Central Technical High School | Syracuse, Onondaga County
Threat: Deterioration, development pressure, lack of public awareness, loss of visual/architectural integrity, vacancy
Central High School (now known as Central Tech) was designed by architect Archimedes Russell and constructed in downtown Syracuse between 1900 and 1903. Historically, the building was used as a public school and its 2000-seat Lincoln Auditorium was the original home of the Syracuse Symphony. The building was sold for redevelopment in the 1980s, but after the proposed venture failed it returned to the city and has sat vacant ever since. City officials, legislators, and local stakeholders now propose to rehabilitate the former high school building into a STEAM-focused school that will attract students from both the surrounding neighborhood and other areas in the region. This Seven to Save designation will bring enhanced visibility, support, and advocacy assistance as city officials seek to rehabilitate the structure.
Parrott Hall | Geneva, Ontario County
Threat: Demolition, deterioration, loss of visual/architectural integrity, vacancy
National Register-listed Parrott Hall was constructed in the 1850s as the home of Nehemiah Denton. In 1882, New York State bought the house and converted it into the first NYS Agricultural Experiment Station. The NYS Office of Parks, Recreation and Historic Preservation acquired the building in 1974 to create a state historic site celebrating our state’s agricultural legacy. After decades of vacancy, Parrott Hall has areas of deterioration and needs capital investment, while it remains in remarkably good condition. In early 2018, the Preservation League joined with local and regional partners to form the Parrott Hall Coalition, which includes the Landmark Society of Western New York, Friends of Parrott Hall, City of Geneva, to advocate and fundraise for this important building. This Seven to Save designation will call attention to the building’s statewide significance as a key part of New York’s agricultural heritage.
Elmhurst African American Burial Ground | Elmhurst, Queens County
Threat: Development pressure, lack of public awareness
In 2011, construction workers in Elmhurst working in a vacant lot discovered the over 100-year-old grave of a woman in an iron coffin. Research revealed her identity and the existence of many unmarked graves of citizens of Newtown, a community of freed African Americans established in 1828. Development now threatens to erase this history altogether, and the Elmhurst History & Cemeteries Preservation Society is working with others to halt this. This Seven to Save designation will help promote Newtown’s forgotten history and bring attention to the many unmarked African American burial grounds throughout New York State, highlighting the conversation around these important parts of our history.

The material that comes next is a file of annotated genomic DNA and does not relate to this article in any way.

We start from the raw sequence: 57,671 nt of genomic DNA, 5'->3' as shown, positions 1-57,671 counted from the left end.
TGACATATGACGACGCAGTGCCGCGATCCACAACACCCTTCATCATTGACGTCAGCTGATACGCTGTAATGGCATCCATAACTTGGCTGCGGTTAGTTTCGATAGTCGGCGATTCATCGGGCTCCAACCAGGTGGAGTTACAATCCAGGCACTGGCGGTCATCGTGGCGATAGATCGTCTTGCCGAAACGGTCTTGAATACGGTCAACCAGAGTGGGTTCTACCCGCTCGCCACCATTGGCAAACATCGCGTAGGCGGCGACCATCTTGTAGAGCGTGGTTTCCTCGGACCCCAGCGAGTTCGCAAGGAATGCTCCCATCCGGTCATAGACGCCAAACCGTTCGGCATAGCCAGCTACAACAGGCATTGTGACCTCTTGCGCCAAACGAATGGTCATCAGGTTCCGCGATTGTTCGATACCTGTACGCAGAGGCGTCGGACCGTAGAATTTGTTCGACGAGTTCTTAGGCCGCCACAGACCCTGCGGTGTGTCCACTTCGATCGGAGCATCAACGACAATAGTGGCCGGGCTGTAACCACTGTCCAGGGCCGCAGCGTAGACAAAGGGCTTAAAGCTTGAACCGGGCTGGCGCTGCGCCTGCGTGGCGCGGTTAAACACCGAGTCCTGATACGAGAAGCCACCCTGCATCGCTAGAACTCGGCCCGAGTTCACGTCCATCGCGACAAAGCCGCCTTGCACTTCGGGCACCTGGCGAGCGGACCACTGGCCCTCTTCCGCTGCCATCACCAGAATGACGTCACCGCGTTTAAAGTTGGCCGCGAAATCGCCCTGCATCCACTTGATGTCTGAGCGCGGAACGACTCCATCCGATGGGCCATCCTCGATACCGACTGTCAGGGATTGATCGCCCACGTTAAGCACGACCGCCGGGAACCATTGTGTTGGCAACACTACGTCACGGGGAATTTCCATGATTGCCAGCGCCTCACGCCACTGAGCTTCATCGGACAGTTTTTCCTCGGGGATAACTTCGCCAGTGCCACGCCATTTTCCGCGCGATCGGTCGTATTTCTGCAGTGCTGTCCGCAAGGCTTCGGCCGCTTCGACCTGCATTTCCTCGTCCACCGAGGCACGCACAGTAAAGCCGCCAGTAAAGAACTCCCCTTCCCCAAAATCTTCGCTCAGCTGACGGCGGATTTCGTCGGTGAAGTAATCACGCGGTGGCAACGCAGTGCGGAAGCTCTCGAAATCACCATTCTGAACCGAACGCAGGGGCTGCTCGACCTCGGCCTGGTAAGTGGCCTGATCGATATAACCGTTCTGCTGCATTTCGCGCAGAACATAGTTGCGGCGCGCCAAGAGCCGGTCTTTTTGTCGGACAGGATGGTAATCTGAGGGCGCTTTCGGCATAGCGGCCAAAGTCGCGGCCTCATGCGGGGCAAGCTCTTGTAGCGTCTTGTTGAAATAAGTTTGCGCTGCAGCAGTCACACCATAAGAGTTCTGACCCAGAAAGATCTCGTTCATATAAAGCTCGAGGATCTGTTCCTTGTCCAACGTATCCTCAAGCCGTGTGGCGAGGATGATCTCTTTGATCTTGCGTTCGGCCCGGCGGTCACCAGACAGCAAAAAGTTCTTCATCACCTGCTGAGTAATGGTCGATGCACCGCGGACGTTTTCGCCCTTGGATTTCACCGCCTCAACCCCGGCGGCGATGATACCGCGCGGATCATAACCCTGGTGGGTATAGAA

Sag Harbor Hills, Azurest & Ninevah Subdivisions (SANS) | Sag Harbor, Suffolk County
Threat: Demolition, deterioration, development pressure, lack of public awareness, loss of visual/architectural integrity, vacancy
Sag Harbor Hills, Azurest, and Ninevah Subdivisions (SANS) developed in the mid-20th century as African American vacation communities. The modest, midcentury homes captured the spirit of the American Dream and provided the backdrop for a thriving community knitted together by strong social bonds – famous residents included poet Langston Hughes and actress Lena Horne. As SANS families continue to age and move away, developers seeking prime waterfront property are replacing existing homes with luxury residences. A strong group of local advocates is spearheading preservation efforts because despite its National Register status, SANS lacks strong local protection or zoning. This Seven to Save designation will enhance the advocacy work already begun and catalyze protection for this culturally significant area.
More information about these historic sites and the Seven to Save program can be found online.
More information on the Preservation League of New York is available on their website.
Photo of Hudson-Athens Lighthouse, on the Hudson River courtesy Wikimedia user Kadin2048.